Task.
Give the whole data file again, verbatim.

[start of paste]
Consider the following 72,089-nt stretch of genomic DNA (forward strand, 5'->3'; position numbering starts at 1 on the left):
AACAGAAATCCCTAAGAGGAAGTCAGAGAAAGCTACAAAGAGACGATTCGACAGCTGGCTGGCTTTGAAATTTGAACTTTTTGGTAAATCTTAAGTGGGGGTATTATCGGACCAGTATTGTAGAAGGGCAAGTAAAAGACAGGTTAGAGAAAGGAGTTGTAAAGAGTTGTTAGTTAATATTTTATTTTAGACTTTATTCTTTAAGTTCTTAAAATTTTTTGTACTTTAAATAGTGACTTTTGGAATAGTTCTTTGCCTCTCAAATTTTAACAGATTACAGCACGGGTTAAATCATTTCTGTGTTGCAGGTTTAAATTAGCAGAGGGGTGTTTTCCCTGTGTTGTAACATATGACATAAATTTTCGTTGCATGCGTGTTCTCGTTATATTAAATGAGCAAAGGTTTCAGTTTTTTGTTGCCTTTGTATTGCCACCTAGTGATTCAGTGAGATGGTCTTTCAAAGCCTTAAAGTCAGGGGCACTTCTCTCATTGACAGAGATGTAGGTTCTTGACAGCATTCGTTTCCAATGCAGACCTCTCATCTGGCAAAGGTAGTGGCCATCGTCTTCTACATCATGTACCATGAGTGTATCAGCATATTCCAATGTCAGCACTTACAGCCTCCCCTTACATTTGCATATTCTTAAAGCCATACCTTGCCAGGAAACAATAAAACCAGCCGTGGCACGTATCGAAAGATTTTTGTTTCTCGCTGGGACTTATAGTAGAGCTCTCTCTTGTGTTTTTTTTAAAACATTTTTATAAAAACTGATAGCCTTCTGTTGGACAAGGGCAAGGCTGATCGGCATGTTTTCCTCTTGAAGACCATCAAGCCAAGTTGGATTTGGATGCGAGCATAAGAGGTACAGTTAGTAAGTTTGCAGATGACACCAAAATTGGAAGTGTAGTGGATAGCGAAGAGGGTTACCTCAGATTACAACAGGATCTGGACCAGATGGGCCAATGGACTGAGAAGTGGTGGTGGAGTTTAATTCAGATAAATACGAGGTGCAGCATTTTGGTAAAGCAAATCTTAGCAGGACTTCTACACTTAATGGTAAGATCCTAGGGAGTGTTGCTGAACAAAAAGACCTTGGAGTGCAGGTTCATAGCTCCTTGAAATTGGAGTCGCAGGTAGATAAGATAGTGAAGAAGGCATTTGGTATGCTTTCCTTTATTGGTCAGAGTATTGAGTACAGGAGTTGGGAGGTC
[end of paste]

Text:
Consider the following 72,089-nt stretch of genomic DNA (forward strand, 5'->3'; position numbering starts at 1 on the left):
AACAGAAATCCCTAAGAGGAAGTCAGAGAAAGCTACAAAGAGACGATTCGACAGCTGGCTGGCTTTGAAATTTGAACTTTTTGGTAAATCTTAAGTGGGGGTATTATCGGACCAGTATTGTAGAAGGGCAAGTAAAAGACAGGTTAGAGAAAGGAGTTGTAAAGAGTTGTTAGTTAATATTTTATTTTAGACTTTATTCTTTAAGTTCTTAAAATTTTTTGTACTTTAAATAGTGACTTTTGGAATAGTTCTTTGCCTCTCAAATTTTAACAGATTACAGCACGGGTTAAATCATTTCTGTGTTGCAGGTTTAAATTAGCAGAGGGGTGTTTTCCCTGTGTTGTAACATATGACATAAATTTTCGTTGCATGCGTGTTCTCGTTATATTAAATGAGCAAAGGTTTCAGTTTTTTGTTGCCTTTGTATTGCCACCTAGTGATTCAGTGAGATGGTCTTTCAAAGCCTTAAAGTCAGGGGCACTTCTCTCATTGACAGAGATGTAGGTTCTTGACAGCATTCGTTTCCAATGCAGACCTCTCATCTGGCAAAGGTAGTGGCCATCGTCTTCTACATCATGTACCATGAGTGTATCAGCATATTCCAATGTCAGCACTTACAGCCTCCCCTTACATTTGCATATTCTTAAAGCCATACCTTGCCAGGAAACAATAAAACCAGCCGTGGCACGTATCGAAAGATTTTTGTTTCTCGCTGGGACTTATAGTAGAGCTCTCTCTTGTGTTTTTTTTAAAACATTTTTATAAAAACTGATAGCCTTCTGTTGGACAAGGGCAAGGCTGATCGGCATGTTTTCCTCTTGAAGACCATCAAGCCAAGTTGGATTTGGATGCGAGCATAAGAGGTACAGTTAGTAAGTTTGCAGATGACACCAAAATTGGAAGTGTAGTGGATAGCGAAGAGGGTTACCTCAGATTACAACAGGATCTGGACCAGATGGGCCAATGGACTGAGAAGTGGTGGTGGAGTTTAATTCAGATAAATACGAGGTGCAGCATTTTGGTAAAGCAAATCTTAGCAGGACTTCTACACTTAATGGTAAGATCCTAGGGAGTGTTGCTGAACAAAAAGACCTTGGAGTGCAGGTTCATAGCTCCTTGAAATTGGAGTCGCAGGTAGATAAGATAGTGAAGAAGGCATTTGGTATGCTTTCCTTTATTGGTCAGAGTATTGAGTACAGGAGTTGGGAGGTC